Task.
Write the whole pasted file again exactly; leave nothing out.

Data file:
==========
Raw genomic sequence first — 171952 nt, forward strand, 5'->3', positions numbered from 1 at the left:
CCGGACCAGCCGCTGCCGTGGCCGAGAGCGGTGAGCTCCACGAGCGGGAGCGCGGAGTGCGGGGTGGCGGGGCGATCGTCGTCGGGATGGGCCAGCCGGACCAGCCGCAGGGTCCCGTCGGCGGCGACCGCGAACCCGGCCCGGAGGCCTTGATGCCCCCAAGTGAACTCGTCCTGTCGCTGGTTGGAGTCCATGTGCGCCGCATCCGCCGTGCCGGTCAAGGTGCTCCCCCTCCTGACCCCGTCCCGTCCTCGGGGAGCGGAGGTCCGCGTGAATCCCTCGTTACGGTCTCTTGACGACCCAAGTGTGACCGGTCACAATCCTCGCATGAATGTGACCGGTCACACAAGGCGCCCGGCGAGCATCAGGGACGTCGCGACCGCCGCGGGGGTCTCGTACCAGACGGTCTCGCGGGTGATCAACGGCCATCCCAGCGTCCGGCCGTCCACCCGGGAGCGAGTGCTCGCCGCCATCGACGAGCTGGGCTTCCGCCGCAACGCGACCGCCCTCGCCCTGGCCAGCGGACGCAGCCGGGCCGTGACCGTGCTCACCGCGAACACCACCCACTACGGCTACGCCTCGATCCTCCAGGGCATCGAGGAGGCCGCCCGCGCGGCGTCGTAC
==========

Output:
Raw genomic sequence first — 171952 nt, forward strand, 5'->3', positions numbered from 1 at the left:
CCGGACCAGCCGCTGCCGTGGCCGAGAGCGGTGAGCTCCACGAGCGGGAGCGCGGAGTGCGGGGTGGCGGGGCGATCGTCGTCGGGATGGGCCAGCCGGACCAGCCGCAGGGTCCCGTCGGCGGCGACCGCGAACCCGGCCCGGAGGCCTTGATGCCCCCAAGTGAACTCGTCCTGTCGCTGGTTGGAGTCCATGTGCGCCGCATCCGCCGTGCCGGTCAAGGTGCTCCCCCTCCTGACCCCGTCCCGTCCTCGGGGAGCGGAGGTCCGCGTGAATCCCTCGTTACGGTCTCTTGACGACCCAAGTGTGACCGGTCACAATCCTCGCATGAATGTGACCGGTCACACAAGGCGCCCGGCGAGCATCAGGGACGTCGCGACCGCCGCGGGGGTCTCGTACCAGACGGTCTCGCGGGTGATCAACGGCCATCCCAGCGTCCGGCCGTCCACCCGGGAGCGAGTGCTCGCCGCCATCGACGAGCTGGGCTTCCGCCGCAACGCGACCGCCCTCGCCCTGGCCAGCGGACGCAGCCGGGCCGTGACCGTGCTCACCGCGAACACCACCCACTACGGCTACGCCTCGATCCTCCAGGGCATCGAGGAGGCCGCCCGCGCGGCGTCGTAC